Especially for Women: 10 Ways Your Body Language Hurts Your Career

1 April, 2015

Body Language Down

You can spot them in the change rooms – the ones who spread their clothes, towel and toiletries all over the outsized red bench. They stand directly in the middle of the space between the lockers, causing other sweaty gymmers to either squeeze past or walk the long way round to the showers. Sometimes they even take up two mirrors – one for themselves and the other for their nicely spaced out things.

I used to think these people were selfish and inconsiderate, rude even, until I researched the power of body language. I observed that by expanding their personal space these people are in fact expanding their personal power.

It’s not confined to the gym. One way status is nonverbally demonstrated is by physically taking up space, particularly in the workplace. Interestingly, most women tend to actually contract their bodies and minimise their size. Think crossing legs, hooking one foot behind the other, wrapping arms around the body, and putting things in small, neat piles. And this, fellow females, is a sign of weakness and is hurting your career.

Here are 10 more ways your body language may be doing you damage:

Tilting your head

Yes, tilting your head can be a sign that you’re listening and involved. But it’s also a sign of submission. Be particularly aware of this when having your photograph taken – it looks like you desperately want to be liked. When you need to project power and authority, keep your head straight up.


Similar to head-tilting, constant nodding can indicate empathy and encourage the speaker to continue, but it also lacks authority and power, and the constant movement can be distracting. In situations where you want to maximise your influence, minimise your movements.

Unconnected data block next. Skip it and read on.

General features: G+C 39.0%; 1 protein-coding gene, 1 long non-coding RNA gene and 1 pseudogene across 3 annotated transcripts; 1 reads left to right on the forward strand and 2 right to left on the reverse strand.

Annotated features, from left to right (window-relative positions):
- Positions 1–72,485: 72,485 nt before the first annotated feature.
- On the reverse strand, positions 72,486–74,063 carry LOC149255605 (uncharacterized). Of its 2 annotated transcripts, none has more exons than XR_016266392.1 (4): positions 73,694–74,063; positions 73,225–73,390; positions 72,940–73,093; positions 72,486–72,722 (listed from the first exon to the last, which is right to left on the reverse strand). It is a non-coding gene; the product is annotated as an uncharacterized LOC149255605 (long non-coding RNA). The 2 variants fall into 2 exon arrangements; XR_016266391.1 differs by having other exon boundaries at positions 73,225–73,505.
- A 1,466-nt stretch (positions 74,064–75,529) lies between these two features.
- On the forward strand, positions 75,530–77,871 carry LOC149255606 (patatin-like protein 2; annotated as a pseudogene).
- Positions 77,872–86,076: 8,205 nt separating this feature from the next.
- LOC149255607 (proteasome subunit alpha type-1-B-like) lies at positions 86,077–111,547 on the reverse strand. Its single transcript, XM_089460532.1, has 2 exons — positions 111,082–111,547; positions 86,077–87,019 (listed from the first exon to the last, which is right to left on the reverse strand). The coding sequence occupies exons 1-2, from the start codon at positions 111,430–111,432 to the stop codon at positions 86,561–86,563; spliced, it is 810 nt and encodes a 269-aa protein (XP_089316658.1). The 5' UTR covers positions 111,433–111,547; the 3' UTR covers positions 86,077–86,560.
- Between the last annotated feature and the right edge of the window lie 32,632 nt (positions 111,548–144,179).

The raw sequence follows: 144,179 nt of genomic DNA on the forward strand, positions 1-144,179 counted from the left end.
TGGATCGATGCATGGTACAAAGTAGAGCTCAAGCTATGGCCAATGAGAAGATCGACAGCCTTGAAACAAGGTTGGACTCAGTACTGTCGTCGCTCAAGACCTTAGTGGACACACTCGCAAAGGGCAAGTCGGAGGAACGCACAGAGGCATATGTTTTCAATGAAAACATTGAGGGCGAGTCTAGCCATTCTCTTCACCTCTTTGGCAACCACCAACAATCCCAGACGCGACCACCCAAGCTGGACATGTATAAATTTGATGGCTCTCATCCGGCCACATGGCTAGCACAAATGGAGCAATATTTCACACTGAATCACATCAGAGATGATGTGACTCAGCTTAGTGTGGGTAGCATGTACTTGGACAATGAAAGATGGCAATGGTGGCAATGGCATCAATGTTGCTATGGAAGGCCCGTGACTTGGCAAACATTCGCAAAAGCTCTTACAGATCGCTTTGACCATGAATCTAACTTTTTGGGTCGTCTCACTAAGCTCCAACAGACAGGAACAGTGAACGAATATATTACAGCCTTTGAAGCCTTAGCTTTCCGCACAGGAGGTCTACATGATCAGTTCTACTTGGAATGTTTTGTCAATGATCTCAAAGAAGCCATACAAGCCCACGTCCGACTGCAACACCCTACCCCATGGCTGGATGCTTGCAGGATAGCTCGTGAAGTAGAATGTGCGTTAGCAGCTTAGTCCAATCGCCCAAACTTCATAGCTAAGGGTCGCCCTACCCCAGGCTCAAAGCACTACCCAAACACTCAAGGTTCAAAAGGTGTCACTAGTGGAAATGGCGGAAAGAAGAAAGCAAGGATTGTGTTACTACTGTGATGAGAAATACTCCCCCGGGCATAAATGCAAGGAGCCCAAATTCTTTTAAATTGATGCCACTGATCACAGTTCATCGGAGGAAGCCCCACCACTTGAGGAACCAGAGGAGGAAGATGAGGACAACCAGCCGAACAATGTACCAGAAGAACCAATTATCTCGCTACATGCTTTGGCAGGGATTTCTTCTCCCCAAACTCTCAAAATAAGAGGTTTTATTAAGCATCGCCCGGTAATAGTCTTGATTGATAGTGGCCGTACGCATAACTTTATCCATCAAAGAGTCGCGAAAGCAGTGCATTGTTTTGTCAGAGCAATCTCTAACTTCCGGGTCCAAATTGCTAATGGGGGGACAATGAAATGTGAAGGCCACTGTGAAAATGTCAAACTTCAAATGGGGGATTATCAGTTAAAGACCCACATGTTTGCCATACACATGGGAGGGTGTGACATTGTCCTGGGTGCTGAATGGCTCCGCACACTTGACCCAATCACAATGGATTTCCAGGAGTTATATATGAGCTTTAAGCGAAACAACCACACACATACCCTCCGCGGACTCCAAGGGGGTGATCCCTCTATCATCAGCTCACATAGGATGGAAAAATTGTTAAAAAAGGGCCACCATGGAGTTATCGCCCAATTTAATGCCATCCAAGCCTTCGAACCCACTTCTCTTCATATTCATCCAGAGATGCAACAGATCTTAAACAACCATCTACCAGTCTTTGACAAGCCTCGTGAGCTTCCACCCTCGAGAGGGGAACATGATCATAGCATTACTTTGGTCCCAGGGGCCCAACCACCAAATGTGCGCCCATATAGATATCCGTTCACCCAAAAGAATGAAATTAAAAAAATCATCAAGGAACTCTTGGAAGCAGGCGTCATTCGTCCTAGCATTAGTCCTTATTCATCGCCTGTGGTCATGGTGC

Pitching “up”

Listen to your voice and see if your pitch rises at the end of a sentence, particularly when introducing yourself or in other stressful situations. A rising voice sounds like you’re asking for approval. When stating your opinion, use the authoritative arc i.e. start on one note, rise in pitch through the sentence, and drop back down at the end. Give it a go.

Waiting your turn

You think it’s bad manners to interrupt? Maybe, but you look less credible if you don’t. When the negotiation is on and you politely wait your turn to make your point, you’re seen as weak. To come across as more powerful you must learn to talk more and yes, interrupt more.

Shaking delicately

So much has been said about this but it’s true – the softer your handshake, the less authority you have. Square shoulders, eye-contact and a palm to palm firm handshake are a must. Every time.

Being a girl

Twirling or flipping your hair, fiddling with your jewellery, grabbing your upper arms or touching your neck are all things women do to self-soothe when under stress. These low-confidence gestures are better replaced by sitting with your hands in your lap or on the conference table where you will be reminded to keep them still.

Hands on hips

While we’re all for coming across as more confident, this stance is usually interpreted as a sign of superiority or bigheadedness and is perhaps best reserved for the company of friends.

Looking down

Looking down while you’re speaking looks like you’re self-conscious, uncomfortable or you don’t believe what you’re saying. If you look down while giving a presentation your point loses all of its power and makes you look weak.

Turning away

Along with folding your arms, angling your body away from the person you’re in conversation with, or pointing your feet towards the exit, shows that you’re uncomfortable, distrustful or disinterested.

Wearing flats

While this is not strictly a body-language tip, wearing heels makes the impact that flats struggle to do. According to a European study that correlated heel height with confidence, “Research has suggested that a tall woman is considered more assertive, more confident, richer, more capable, successful, independent, and even more intelligent than their shorter peers.” Take that.

These are just a few of the ways your body language can hurt your career. Do you have any others to add? Let us know in the comments.


Robyn Young - Personal Leadership Branding for Executives

About the Author

Robyn Young

As a personal leadership branding strategist, Robyn Young helps individuals identify and articulate their unique strengths, values and goals, empowering them to build an authentic personal brand that resonates with their stakeholders.

Robyn has a keen eye for aligning personal attributes with professional aspirations, helping her clients project a powerful and compelling image in their chosen field.